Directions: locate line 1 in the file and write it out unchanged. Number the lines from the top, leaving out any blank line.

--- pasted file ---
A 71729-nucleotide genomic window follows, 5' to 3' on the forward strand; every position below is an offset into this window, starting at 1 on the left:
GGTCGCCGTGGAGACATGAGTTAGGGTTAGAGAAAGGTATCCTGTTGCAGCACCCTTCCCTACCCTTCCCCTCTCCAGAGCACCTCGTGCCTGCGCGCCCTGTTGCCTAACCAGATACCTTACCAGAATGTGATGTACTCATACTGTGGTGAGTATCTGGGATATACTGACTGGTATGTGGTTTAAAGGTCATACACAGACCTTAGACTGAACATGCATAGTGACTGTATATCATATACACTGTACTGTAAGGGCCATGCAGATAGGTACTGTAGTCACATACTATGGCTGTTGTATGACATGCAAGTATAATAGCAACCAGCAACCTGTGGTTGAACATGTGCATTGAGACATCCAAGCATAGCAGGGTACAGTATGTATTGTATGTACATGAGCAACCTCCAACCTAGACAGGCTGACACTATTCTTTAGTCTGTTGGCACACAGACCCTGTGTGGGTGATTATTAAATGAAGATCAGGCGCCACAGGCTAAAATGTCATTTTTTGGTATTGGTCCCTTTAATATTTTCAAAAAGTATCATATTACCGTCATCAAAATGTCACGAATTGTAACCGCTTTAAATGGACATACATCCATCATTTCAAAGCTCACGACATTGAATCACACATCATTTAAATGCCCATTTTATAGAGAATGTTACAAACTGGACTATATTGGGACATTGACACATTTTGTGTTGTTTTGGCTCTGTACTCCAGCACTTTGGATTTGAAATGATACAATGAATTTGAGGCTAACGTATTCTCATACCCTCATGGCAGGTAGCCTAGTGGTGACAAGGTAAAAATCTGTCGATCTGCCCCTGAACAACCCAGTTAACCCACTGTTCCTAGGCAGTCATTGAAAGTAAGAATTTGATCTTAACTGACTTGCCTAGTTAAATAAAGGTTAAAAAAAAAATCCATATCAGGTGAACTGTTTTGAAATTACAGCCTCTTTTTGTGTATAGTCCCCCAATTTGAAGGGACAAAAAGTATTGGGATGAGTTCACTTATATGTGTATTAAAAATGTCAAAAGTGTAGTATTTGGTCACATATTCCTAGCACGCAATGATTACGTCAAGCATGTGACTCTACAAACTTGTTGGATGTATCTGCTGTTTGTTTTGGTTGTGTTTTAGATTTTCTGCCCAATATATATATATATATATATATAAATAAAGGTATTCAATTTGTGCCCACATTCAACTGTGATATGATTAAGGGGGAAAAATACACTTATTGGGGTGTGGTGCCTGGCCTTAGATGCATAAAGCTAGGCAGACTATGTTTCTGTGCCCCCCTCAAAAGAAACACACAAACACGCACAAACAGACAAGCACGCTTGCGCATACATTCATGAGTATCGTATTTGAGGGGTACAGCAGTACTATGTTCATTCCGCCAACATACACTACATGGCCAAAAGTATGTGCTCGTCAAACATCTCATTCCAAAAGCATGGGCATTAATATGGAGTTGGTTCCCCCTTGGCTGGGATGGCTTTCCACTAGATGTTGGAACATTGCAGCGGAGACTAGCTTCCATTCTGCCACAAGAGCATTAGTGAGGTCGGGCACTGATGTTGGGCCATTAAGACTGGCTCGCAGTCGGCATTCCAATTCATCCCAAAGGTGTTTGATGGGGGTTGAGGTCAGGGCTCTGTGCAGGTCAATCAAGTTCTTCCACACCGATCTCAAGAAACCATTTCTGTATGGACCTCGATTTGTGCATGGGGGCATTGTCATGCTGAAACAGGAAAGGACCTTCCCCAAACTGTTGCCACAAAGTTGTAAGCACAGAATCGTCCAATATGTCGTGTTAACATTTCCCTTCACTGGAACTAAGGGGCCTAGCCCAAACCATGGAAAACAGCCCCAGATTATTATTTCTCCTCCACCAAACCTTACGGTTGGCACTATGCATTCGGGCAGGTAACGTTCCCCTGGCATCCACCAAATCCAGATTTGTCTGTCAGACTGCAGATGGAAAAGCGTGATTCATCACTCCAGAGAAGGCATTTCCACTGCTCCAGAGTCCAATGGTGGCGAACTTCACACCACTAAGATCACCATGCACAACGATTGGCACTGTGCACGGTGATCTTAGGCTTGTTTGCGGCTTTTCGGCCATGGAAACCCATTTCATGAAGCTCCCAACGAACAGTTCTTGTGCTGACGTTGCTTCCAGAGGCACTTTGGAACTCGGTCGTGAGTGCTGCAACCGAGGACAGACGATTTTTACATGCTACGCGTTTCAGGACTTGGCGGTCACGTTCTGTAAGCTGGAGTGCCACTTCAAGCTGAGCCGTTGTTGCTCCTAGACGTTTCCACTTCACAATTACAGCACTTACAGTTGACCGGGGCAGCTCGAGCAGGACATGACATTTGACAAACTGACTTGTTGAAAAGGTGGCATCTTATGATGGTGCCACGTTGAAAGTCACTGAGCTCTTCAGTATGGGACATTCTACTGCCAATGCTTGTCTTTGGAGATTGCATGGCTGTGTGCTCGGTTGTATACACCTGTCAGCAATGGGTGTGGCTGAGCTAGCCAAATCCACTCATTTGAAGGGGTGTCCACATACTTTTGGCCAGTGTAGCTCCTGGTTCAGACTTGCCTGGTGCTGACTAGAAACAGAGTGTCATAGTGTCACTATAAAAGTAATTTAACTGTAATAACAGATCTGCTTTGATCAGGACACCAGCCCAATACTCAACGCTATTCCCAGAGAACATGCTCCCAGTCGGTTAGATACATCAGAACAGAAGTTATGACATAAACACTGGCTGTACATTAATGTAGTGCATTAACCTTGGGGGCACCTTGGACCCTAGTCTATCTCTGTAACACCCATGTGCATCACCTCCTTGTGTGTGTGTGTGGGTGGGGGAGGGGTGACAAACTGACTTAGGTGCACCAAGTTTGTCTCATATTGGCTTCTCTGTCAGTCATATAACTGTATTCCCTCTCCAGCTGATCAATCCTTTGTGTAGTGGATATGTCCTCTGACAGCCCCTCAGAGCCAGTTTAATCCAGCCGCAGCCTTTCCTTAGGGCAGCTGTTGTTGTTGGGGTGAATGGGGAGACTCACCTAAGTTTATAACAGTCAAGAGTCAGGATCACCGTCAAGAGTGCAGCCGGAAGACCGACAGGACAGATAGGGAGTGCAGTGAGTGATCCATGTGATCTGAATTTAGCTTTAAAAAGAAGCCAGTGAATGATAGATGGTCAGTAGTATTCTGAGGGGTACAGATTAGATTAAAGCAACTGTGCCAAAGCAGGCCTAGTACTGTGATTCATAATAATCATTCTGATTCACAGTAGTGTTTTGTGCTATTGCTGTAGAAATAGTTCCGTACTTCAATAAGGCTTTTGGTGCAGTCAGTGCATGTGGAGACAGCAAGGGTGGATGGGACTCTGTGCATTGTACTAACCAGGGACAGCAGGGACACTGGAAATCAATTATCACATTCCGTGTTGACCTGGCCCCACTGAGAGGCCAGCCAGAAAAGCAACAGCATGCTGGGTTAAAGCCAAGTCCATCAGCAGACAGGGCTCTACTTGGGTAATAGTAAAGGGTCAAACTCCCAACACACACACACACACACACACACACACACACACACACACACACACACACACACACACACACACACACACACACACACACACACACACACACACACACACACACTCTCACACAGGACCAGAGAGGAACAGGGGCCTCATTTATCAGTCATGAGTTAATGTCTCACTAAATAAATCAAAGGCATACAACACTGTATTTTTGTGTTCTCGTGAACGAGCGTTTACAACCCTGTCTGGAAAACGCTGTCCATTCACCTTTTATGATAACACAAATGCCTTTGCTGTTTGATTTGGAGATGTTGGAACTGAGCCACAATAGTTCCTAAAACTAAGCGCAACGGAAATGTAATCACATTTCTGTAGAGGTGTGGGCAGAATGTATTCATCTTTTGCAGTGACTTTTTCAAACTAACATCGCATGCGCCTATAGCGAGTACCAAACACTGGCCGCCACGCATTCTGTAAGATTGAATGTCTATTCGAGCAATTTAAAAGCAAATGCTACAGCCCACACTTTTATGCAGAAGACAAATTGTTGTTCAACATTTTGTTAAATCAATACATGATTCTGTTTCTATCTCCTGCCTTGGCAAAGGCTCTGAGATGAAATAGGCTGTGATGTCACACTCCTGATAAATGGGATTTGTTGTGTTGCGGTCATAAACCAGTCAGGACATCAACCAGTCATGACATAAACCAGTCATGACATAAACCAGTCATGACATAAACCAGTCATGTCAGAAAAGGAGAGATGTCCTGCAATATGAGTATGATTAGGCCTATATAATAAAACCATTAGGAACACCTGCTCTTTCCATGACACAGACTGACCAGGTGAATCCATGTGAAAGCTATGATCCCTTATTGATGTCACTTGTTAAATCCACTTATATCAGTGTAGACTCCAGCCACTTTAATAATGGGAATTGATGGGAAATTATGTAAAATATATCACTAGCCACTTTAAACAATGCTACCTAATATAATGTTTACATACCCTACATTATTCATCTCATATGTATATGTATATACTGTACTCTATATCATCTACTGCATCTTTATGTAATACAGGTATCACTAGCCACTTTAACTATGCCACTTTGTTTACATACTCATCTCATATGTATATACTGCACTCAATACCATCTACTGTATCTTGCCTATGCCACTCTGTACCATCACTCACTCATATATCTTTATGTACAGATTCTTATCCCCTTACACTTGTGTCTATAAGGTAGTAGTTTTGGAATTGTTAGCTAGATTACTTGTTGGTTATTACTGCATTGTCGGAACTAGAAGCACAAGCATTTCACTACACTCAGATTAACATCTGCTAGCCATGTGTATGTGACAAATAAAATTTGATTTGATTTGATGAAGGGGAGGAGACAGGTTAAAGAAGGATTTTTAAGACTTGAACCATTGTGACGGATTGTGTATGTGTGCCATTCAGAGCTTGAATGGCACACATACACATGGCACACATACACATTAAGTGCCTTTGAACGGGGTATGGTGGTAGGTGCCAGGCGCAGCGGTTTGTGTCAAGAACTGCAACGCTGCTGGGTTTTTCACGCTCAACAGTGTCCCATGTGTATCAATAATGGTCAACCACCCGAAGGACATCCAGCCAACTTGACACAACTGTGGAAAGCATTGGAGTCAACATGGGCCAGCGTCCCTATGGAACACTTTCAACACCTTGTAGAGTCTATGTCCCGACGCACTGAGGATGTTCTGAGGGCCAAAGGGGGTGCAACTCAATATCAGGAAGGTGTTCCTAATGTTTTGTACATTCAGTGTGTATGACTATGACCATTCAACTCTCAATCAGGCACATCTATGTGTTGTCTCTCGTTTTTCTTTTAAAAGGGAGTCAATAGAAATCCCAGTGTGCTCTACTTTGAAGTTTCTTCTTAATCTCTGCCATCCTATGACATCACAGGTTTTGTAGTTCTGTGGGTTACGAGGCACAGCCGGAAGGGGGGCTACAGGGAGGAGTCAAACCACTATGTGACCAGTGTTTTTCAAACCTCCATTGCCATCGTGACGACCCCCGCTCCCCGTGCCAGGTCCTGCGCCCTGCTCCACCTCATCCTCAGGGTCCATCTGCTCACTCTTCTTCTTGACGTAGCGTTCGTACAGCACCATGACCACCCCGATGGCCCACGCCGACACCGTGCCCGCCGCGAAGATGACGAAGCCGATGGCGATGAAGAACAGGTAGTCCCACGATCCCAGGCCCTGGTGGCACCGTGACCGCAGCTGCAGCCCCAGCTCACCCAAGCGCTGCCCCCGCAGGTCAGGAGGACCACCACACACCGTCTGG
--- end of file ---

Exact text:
A 71729-nucleotide genomic window follows, 5' to 3' on the forward strand; every position below is an offset into this window, starting at 1 on the left: